Finding the easy targets for spring fishing

Each spring Mother Nature goes through the annual routines of refreshing nature. The leaves are out, a few flowers have bloomed, morel mushrooms have been found and eaten, and yes, the panfishing is awesome right now.

Every spring, when the water gets to the ideal condition, crappies and bluegills take up hours and hours of angling time. This annual event is happening right now in central Iowa. All area lakes have had very good results of panfishing, especially when searching for crappies. The crappie movement from the deeper wintering areas to the shallows is in full swing.

Crappies are easy targets this time of year, the reason is that they swim in schools, and relate to the same cover for up to a couple of weeks. Crappies are in the shallows right now, you just need to search them out, and you can quickly have an excellent day of “catching.”

Before the catching part, let’s understand why these fish have made their annual swim to the shallows. There are two main reasons for this movement, food and spawning. The shallow waters of our lakes right now are teaming with insects, algae and smaller baitfish. This brings the crappies, and all other game fish, to the shallows to feed up. The water is warming, thus their bodies are warming and they need more nutrients to keep them functioning. The only way to do that is to eat more. Right now, the best place to eat is the shallows, so they are there. The other reason is for the spawn that will be happening very soon. Spawning for the crappies will take place anywhere in one to five feet of water in local lakes. Most often they will congregate around rocky or sandy areas of the lake. When fishing this time of year, keep in mind that most of the crappies will be doing some sort of job in the spawning process. Please consider throwing back as many as you can. This will allow them to do their spawning ritual, and create thousands of fish for future catches. Keep what you need for a meal, and throw the others back for another day.

As mentioned, a great place to start your looking is rocky and sandy areas of lakes. Crappies pick out these areas so their eggs have the best chance of survival. Remember, keying in on those shallow areas, and leaving the deeper areas out of your mind this time of year will help you catch more fish. Other areas to try this time of year include shallow woody cover. Crappies will hang around these also, as they provide a hiding place and wood always attracts food for the food web of a lake. Shallow brushpiles and trees that have fallen into the water are my number one choice this time of year, however, a sunny, rocky bank can be dynamite too.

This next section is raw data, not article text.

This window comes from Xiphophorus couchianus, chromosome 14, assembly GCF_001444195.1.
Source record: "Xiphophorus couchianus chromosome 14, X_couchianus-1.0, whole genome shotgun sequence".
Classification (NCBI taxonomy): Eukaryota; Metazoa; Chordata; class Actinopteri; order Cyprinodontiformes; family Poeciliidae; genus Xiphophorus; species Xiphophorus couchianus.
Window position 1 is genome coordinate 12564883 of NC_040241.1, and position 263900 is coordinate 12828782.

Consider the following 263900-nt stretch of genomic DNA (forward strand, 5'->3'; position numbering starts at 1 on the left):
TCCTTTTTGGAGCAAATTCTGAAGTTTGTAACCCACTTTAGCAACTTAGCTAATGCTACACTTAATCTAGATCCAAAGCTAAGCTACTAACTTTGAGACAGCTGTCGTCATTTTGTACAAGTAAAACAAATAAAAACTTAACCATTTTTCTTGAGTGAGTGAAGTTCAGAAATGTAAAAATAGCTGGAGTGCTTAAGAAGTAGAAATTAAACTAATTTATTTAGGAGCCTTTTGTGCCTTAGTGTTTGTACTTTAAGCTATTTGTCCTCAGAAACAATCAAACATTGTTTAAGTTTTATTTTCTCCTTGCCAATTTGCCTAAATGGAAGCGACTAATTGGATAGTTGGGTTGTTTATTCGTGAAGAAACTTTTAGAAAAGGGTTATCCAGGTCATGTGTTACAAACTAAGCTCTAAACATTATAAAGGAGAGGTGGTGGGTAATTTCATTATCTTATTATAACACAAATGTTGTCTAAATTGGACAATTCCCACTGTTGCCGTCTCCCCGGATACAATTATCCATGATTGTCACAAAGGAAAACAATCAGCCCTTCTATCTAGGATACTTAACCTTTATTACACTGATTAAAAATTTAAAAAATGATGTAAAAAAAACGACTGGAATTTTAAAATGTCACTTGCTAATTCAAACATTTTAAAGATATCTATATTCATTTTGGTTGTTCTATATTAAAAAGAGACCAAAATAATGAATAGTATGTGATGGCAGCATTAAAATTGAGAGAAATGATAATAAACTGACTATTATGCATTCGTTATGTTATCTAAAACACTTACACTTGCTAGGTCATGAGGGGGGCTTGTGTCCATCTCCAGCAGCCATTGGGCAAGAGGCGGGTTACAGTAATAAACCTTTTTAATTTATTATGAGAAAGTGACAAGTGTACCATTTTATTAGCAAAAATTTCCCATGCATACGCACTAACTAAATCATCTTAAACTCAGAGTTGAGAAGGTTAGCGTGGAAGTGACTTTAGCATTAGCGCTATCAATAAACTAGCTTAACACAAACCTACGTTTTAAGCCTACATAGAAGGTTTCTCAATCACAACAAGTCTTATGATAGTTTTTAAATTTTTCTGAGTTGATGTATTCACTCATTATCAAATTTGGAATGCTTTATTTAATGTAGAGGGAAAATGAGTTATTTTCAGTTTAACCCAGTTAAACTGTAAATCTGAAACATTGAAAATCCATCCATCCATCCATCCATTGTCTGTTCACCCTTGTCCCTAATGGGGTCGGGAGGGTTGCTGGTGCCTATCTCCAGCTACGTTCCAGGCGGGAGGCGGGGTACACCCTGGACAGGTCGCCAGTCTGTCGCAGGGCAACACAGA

Now that we understand the process of spawning and the logic behind it, it’s time to catch a few. My favorite bait for shallow crappies is a jig and bobber set-up. I like to use white when the water is clearer and black and chartreuse when the water is dirty. I use a standard jig head and then dress it with a similar colored twister tail or plastic chunk. I then set the bobber at the desired depth and start casting the shoreline. I normally start at one-foot, and then move it deeper if needed. I like to keep moving to many different places until I have found a school of crappies. By hitting many areas, I go to the fish, instead of letting the fish come to me, which in the spring of the year, fish usually stay in areas for a few weeks for the spawning ritual. I make several casts and vary my reeling speed. Some days a steady, but slow retrieve is fantastic, just barely moving the jig back ever-so-slowly is something crappies can’t stay away from. Another good method, especially when it is windy to pop the bobber. This technique “pops” the jig by quickly raising your rod tip. It brings the jig to the surface and then allows it so slowly sink back down the desired depth. Try different things until the crappies tell you what they like for the day.

Remember, the crappies are shallow right now for a reason, to keep the population strong by spawning. Keep what you need for meal, but please release all others back. Also, remember each licensed angler can keep 25 crappies a day, a law set by the DNR. Obey the rules of water, enjoy the beautiful spring weather and get out and go fishing!

Contact Todd Reed at treedbass@yahoo.com and visit www.fishingwithtoddreed.blogspot.com